Letters to the Editor

Voice of the People - December 16, 2007

Keep an eye on kids' My Space

I am writing this letter to your paper despite the fact that I live in San Diego, because my daughter lives in Rock Hill and this relates to her safety and welfare, as well as the safety and welfare of all of our teenagers.

My Space presents a health and safety threat to the nation's teenagers. Through the course of monitoring my daughter's site, I've realized just how little parental monitoring must actually occur. I have witnessed promotion and boasting of the use of drugs and alcohol. I have seen young girls lying about their age and accepting as many "friends" as they can, without really knowing the identity of those friends. I've seen photos of these girls clad in their undergarments and tank tops exhibiting sexual poses. I've even seen the Internet used as a tool for emotional bullying and harassment, such as a "Pink Ribbon" campaign initiated by my daughter and her San Diego friends last year against a classmate who eventually transferred schools. Unfortunately, I've seen much of this just through my daughter's and her circle of friends' sites. I've been appalled at the apparent lack of parental supervision.

Additionally, at least once a week, I see a news story relating to My Space in which someone's health and safety have been adversely affected by dangerous My Space decisions and choices. I've seen stories on Dr. Phil about young girls befriending strangers and running off to war-torn countries to be with them. On "20/20," I saw a story of a 13-year-old girl who committed suicide after being harassed and bullied through a fake My Space account. I've seen many other stories including stories of actual pedophiles targeting young girls.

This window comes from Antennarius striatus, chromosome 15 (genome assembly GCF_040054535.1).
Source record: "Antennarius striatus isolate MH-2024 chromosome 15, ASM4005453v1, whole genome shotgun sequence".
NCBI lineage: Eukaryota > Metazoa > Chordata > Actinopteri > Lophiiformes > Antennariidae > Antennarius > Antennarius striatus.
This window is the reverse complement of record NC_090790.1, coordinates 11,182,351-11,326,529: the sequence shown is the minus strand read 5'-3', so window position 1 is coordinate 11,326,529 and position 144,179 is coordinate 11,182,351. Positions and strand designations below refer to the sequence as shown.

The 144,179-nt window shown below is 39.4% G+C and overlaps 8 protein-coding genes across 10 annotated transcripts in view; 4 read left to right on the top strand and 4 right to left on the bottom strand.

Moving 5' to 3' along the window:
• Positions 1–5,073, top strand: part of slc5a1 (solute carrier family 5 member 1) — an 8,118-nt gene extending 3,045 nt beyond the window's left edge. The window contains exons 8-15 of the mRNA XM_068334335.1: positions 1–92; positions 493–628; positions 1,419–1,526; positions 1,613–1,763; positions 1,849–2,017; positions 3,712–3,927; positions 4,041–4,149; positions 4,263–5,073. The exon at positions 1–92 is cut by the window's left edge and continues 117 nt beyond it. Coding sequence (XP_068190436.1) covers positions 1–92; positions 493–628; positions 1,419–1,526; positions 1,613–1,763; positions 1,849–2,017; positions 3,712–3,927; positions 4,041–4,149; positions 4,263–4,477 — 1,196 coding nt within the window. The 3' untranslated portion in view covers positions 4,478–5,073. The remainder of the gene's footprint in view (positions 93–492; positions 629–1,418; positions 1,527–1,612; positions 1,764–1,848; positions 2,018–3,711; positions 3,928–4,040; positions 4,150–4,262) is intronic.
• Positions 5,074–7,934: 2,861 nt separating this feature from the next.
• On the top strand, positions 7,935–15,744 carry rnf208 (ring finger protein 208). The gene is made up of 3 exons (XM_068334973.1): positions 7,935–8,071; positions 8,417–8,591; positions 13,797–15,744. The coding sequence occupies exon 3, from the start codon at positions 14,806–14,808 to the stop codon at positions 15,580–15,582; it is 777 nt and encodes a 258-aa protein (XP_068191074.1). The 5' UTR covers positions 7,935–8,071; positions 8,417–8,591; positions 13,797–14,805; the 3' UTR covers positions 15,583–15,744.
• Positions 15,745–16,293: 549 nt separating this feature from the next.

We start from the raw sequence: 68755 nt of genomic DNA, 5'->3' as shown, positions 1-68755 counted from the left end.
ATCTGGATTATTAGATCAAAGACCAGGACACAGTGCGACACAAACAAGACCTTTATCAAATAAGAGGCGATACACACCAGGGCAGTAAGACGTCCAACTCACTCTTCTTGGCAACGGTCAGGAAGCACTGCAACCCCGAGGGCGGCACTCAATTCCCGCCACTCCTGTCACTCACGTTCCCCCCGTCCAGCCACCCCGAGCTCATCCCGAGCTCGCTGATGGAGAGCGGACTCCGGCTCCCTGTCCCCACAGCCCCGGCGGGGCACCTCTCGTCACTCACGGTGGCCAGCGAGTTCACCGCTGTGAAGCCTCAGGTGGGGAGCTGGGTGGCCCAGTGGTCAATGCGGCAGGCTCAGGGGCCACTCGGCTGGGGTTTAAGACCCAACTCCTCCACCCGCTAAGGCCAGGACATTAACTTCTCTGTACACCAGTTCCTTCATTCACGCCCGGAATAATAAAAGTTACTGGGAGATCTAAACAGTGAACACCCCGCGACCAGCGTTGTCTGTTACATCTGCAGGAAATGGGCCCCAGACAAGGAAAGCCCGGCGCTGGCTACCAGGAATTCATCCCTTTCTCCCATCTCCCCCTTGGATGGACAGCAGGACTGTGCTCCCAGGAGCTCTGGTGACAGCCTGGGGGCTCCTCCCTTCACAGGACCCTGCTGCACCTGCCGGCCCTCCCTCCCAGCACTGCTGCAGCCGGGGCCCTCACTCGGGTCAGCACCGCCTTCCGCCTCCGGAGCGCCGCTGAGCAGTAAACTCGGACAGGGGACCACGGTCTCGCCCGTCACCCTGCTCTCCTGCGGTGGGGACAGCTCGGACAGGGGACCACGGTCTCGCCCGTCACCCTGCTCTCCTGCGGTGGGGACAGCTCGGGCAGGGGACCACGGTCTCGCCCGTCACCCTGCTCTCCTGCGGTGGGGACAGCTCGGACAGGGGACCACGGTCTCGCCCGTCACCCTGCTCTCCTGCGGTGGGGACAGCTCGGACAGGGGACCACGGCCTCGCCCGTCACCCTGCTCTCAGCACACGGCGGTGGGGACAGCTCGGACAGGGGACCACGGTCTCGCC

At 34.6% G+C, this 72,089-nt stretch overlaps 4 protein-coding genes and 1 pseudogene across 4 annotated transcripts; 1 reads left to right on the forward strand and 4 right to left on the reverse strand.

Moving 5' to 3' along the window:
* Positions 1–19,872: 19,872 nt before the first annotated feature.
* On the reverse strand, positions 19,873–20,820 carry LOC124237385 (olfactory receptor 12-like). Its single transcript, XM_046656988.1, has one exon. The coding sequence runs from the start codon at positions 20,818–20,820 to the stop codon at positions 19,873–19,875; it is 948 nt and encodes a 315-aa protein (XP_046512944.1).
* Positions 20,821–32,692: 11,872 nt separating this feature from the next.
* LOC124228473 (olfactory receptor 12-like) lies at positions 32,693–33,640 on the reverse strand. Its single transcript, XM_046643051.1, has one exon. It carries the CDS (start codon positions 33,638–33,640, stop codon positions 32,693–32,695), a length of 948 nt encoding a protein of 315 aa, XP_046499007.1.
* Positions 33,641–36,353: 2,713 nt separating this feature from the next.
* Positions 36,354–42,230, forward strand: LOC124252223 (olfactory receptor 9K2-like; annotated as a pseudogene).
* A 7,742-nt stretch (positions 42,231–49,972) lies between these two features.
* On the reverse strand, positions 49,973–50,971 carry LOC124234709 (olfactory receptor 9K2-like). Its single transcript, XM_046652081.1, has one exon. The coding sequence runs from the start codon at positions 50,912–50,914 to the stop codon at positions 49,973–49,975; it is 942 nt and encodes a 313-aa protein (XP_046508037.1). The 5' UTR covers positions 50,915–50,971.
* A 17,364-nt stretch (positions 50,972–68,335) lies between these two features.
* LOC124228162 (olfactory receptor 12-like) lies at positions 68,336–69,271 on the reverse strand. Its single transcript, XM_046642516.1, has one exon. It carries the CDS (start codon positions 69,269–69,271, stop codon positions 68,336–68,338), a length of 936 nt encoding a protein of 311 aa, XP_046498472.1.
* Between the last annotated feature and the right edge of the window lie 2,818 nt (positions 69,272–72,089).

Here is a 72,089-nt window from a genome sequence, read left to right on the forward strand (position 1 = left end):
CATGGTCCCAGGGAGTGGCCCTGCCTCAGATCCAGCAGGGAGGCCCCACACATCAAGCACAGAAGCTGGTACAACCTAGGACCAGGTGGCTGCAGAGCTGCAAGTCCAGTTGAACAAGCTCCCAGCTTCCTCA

The Internet and world of My Space is not confined to a house or to a set of parents, it is the world-wide Web, and it opens the door to many dangers. It requires parental supervision and involvement, and it requires community involvement as well.

Parents have a duty, whether convenient or not, to know what is going on with their kids. Parents, whether they like it or not, are responsible for their kids' My Space behavior. Parents have a responsibility to be a parent first, friend second. If that means that your kids do not get as much privacy as they think they are entitled to, then so be it -- especially if the kid has a history of poor choices. Even when the child is a straight-A student, with no history of poor decision making skills, a parent must know with whom their child is conversing. It could save them from a life-altering decision.

I would welcome tighter legislation as it relates to minors on the Internet. I would also be willing to teach parents who are not Internet savvy on methods of monitoring their child's My Space and other Internet activities. And I would definitely be willing to educate inexperienced parents about the health and safety risks inherent in poor Internet choices.

Cindy L. Butler

San Diego, Calif.

Grinch should return Christmas decorations

On the night of Dec. 7, the Christmas decorations were stolen from the Gallant Meadow subdivision entrance sign. I have had the honor of putting the 45-foot string of garlands with lights on the sign for the past 10 years for all to enjoy, and to find it stolen saddens my heart. If someone really needed the decorations to survive, then it was worth the loss.

If it was a prank, shame on you. I will pray that God forgives those involved for tarnishing gifts offered to him during this Christmas season.

William F. Gaudian

Rock Hill

Exit really does need a cleanup

Bravo to The Herald for shining a light on the disrepair of Carowinds Boulevard. That exit is a gateway to York County and the first impression thousands of people have of our great community. The state Department of Transportation and the York County Council should be ashamed they have let the roads and buildings deteriorate and become the crime magnet it has become. Let's hope real zoning and street maintenance is soon on the way.

Tim Collie

Fort Mill

Hold parade in the morning

I agree with the recent letter written by Ms. Brantley.

The local Christmas parade never seems to have enough music. And, since the parade is at night, I, too, have a problem reading the signs. It is difficult to see the names on any of the floats and banners.

If the city is trying to get more people to come downtown, why not have the parade on a Saturday morning at 10 or 11 a.m.? That way all the entries will be seen. There may even be more entries to the parade. And, what better way to get the fine shops and restaurants downtown noticed?

Nancy Fleming

Rock Hill